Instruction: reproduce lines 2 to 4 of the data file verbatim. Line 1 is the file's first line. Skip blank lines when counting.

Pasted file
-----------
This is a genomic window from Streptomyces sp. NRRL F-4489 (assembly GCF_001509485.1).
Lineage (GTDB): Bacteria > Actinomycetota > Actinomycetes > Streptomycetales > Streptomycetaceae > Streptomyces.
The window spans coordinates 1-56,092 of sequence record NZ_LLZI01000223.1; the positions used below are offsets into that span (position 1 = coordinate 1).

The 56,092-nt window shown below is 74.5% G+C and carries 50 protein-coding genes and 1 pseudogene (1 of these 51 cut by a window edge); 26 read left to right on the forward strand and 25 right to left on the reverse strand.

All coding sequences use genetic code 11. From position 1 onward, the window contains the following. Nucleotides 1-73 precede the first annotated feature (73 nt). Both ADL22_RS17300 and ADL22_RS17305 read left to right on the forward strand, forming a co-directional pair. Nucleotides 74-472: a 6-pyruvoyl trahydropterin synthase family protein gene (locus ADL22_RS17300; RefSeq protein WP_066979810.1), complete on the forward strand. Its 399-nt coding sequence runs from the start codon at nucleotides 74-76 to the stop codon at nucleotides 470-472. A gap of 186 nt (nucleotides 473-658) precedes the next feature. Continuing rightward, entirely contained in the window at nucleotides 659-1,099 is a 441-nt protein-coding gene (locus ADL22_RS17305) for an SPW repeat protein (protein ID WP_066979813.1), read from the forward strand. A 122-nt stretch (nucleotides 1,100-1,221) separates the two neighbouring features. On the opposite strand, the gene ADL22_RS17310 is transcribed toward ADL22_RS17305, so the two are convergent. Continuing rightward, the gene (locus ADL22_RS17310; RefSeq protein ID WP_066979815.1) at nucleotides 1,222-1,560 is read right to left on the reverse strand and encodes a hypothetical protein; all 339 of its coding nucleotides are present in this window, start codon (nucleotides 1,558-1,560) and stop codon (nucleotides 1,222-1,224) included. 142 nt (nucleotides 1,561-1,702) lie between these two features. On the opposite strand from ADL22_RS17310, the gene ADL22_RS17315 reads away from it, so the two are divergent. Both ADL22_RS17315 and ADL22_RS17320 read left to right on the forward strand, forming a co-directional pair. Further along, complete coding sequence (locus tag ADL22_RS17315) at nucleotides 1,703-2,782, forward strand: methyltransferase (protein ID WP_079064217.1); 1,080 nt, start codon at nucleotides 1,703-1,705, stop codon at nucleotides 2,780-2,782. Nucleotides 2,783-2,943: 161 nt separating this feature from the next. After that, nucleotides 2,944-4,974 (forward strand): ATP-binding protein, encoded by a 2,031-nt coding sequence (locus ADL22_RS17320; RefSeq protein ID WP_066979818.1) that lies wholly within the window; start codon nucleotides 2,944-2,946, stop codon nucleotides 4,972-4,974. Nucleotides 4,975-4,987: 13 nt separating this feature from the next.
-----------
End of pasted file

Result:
Lineage (GTDB): Bacteria > Actinomycetota > Actinomycetes > Streptomycetales > Streptomycetaceae > Streptomyces.
The window spans coordinates 1-56,092 of sequence record NZ_LLZI01000223.1; the positions used below are offsets into that span (position 1 = coordinate 1).

The 56,092-nt window shown below is 74.5% G+C and carries 50 protein-coding genes and 1 pseudogene (1 of these 51 cut by a window edge); 26 read left to right on the forward strand and 25 right to left on the reverse strand.